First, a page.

In Singapore, French business schools conquer networks of influence

In Singapore, French business schools conquer networks of influence

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“Do you consider yourself an ethical person? » It is with this indiscreet question posed to students enrolled in a master of business administration (MBA), that the “business and ethics” course begins, in the Singaporean premises of the European Institute of Business Administration (Insead). Some smile a little embarrassed, others scribble or type a few words on their laptops. ” Not especially “, finally let go of a Chinese participant. General laughter, tinged with a bit of admiration from the Europeans, who all declared themselves ethical – “at least in my person, not necessarily in my actions”even tries a Portuguese student.

In the small amphitheater, more than fifteen European and Asian nationalities are represented and everyone listens to each other without flinching. The opportunity for the French professor, a former climbing champion who passed through the mining industry, to recall that “Ethics is the realm of paradox”and to announce to these future business leaders an enticing program of reflection, based on the work of European philosophers and works of Asian thought, but above all on the study of concrete cases of moral conflict in the business world.

Insead, considered one of the best business schools according to the annual ranking of the FinancialTimes, was created in 1957 in Fontainebleau (Seine-et-Marne). At the beginning, “the school wanted to be very international, not just French, insists Dean Ilian Mihov, professor of economics. The idea was to promote peace in Europe and to encourage trade across borders”. The school inaugurated its campus in Singapore in 2000, in the presence of former prime minister and founding father, Lee Kuan Yew. Since then, others have followed suit. Essec, in 2005 then Edhec, in 2010. Mathias Vicherat, the new director of Sciences Po, made there, at the beginning of July 2022, one of his first trips outside Europe. Other schools, like HEC, prefer to avoid the considerable cost of premises on an island with exorbitant rents, and forge partnerships with local universities, whose excellence is recognized on the world stage.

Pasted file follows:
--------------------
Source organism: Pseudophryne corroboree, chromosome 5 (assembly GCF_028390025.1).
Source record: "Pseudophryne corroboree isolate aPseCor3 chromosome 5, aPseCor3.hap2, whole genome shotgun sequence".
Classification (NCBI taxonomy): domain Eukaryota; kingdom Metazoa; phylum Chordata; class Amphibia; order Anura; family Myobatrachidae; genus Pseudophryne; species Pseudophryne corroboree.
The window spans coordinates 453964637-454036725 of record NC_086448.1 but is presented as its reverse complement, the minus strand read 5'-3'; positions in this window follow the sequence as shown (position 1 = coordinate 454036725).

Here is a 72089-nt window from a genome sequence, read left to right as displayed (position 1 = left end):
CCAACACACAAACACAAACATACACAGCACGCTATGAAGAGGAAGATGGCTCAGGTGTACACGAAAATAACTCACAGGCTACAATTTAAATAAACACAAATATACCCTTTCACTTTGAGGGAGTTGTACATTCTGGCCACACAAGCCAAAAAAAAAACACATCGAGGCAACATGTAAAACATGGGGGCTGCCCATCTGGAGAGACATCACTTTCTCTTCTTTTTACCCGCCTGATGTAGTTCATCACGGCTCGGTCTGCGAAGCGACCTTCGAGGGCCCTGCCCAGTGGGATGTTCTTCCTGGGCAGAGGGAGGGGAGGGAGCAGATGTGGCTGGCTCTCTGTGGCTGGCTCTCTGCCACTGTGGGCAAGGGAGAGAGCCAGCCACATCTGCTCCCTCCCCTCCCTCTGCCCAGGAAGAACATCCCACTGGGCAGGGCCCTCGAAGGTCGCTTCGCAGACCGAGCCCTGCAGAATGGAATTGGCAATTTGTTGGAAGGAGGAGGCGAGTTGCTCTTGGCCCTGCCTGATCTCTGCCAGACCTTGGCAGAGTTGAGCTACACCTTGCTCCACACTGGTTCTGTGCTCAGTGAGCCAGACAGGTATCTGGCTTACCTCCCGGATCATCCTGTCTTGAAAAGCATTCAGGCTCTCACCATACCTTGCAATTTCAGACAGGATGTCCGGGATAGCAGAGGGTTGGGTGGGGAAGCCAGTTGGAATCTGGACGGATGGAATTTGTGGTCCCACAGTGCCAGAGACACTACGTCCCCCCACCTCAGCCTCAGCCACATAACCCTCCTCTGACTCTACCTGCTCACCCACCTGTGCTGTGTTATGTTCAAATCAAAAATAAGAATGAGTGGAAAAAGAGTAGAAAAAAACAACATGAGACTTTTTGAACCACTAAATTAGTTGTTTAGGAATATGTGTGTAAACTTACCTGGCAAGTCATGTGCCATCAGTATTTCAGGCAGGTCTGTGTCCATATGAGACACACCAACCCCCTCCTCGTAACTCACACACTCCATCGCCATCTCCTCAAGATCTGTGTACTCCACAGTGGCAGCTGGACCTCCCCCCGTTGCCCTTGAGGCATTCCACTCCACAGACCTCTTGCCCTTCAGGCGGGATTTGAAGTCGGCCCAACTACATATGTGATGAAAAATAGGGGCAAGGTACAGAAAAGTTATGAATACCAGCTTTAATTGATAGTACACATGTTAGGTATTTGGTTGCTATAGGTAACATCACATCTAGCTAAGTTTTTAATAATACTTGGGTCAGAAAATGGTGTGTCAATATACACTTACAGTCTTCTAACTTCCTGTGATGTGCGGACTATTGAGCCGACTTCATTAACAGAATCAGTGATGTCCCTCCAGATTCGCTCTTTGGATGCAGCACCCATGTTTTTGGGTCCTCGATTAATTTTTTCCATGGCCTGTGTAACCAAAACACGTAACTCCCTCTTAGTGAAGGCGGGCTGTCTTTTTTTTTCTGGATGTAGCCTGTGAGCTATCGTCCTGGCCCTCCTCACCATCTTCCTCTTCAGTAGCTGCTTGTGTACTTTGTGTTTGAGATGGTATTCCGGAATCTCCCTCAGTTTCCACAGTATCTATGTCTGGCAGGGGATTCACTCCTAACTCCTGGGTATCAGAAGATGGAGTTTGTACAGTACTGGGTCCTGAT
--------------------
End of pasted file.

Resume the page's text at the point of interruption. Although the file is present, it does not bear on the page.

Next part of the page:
This recent wave of French schools is linked to a proactive policy by the Singapore government. Since the end of the 1990s, the authorities have approached dozens of major American and European schools as part of the “Global Schoolhouse” project, which aims to make the city-state a world capital of higher education of excellence, while investing heavily in its own universities. “We responded to an invitation from the Ministry of Commerce, which wanted to encourage projects in education”specifies Aarti Ramaswami, vice-dean in charge of Asia-Pacific at Essec.

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